CDC Chart Tracking Groundwater in Maine
Coliform and E. coli are more common in well water than most Mainers suspect, and these types of bacteria cause kidney problems, which could lead to renal failure.
In a recent NewsBreak article, we talked about the rising concern of end-stage renal disease (ESRD) in Maine. In that piece, we pointed to diabetes and alcohol abuse as reasons for the rise of kidney failure in Maine. Now it seems a Glenburn man discovered his well was causing his kidney damage.
New England Arsenic in Well Water Graph by Absolute Resource Associates
Bacteria in the Well Water
Daniel Bell, a Glenburn farmer, diagnosed with kidney problems, remembered a recent test on his well water had revealed bacteria. Up until then, he had assumed his well water was fine and safe to drink. As it turns out, it might be making him, his family, and animals on the farm sick from the rare strain of bacteria.
Imagine finding out drinking 8 to 10 glasses of water a day as recommended by his doctor, and doctors everywhere, induced a long-term liability. His well water contained a strain of bacteria that slowly damaged his kidneys. If it weren’t discovered, it could have led to ESRD.
Daniel Bell’s Diagnosis
The Glenburn farmer stated, “Regular physical workup was done which included blood tests to look for the normal stuff [such as] cholesterol, vitamin levels, liver, and kidney function. Well, to my surprise, they found decreased kidney function. Now, mind you, other than being a smoker, I’ve always been in great health, so there was no reason at all to have kidney issues.”
Months before, when he had the well water tested and discovered small traces of the Coliform bacteria, he thought nothing of it. His independent research led him to realize that his decreased kidney functions and the Coliform bacteria in his well water might be related.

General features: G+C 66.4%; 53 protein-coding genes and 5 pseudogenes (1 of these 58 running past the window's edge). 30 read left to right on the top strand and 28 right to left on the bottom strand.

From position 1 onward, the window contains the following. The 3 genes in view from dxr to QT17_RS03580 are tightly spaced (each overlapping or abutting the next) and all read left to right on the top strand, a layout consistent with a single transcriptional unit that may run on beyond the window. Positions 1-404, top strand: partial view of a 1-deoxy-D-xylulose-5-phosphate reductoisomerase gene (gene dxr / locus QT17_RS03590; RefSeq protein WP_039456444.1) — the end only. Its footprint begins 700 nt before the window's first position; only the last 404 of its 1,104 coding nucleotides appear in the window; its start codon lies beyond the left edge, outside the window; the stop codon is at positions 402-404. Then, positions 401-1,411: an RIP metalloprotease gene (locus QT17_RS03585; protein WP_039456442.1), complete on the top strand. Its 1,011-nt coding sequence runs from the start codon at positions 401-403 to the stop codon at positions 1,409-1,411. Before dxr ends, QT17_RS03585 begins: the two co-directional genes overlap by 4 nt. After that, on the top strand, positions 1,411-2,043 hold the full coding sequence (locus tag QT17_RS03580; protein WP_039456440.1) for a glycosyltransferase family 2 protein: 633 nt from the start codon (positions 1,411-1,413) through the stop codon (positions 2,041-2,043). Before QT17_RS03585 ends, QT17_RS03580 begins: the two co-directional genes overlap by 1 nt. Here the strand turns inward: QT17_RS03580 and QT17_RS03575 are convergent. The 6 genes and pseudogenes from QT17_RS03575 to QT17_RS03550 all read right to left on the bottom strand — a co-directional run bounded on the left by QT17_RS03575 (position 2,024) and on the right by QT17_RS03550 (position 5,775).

In this Penn State video, Solving Bacteria Problems in Wells and Springs from YouTube, they talk about the dangers of Coliform and E. coli in your well water and suggest a DIY method to remove it. “This 9:58 video discusses various steps homeowners can take to solve or treat bacteria problems in wells, springs, and cisterns used for drinking water.”
A Physician’s Opinion
A physician assistant, Matthew DeRosby, of the Primary Care Clinic Northern Light in Brewer stated, “There is only a certain strain of E. coli that causes kidney damage.”
It is his opinion that Daniel Bell was extremely lucky that coincidences rolled out in his favor. If the bloodwork hadn’t coincided with a recent well water test, they might not have been able to link the cause and effect.
Mind you, the reason for the blood test had nothing to do with his kidneys but was due to an injury. It’s kind of like he hit the lottery. What’s more, he was smart enough to discuss the test results with his doctor to solidify the link.
What can you do to increase your odds against bacterial infections that cause urinary tract infections, nausea, vomiting, reduced urine production, extreme fatigue, muscle & bone pain, unexplained weight loss, and other kidney and renal disease signs and symptoms? If you are experiencing any of these, most notably reduced urine production, see your doctor as soon as possible.
The Environmental and Community Health Division provides Mainers with a website with information on where to get their well water tested, how to fix well water problems, radon testing, as well as how to get financial assistance to clean up arsenic and other contaminants.
They suggest checking your well annually for nitrates and bacteria, even if your water tastes, smells, and looks fine. Plus, they suggest testing “…every 5 years for arsenic, fluoride, uranium, radon, lead, and manganese.”
The Penn State video, Solving Bacteria Problems in Wells and Springs
The Division of Environmental and Community Health article, Private Well Water Safety and Testing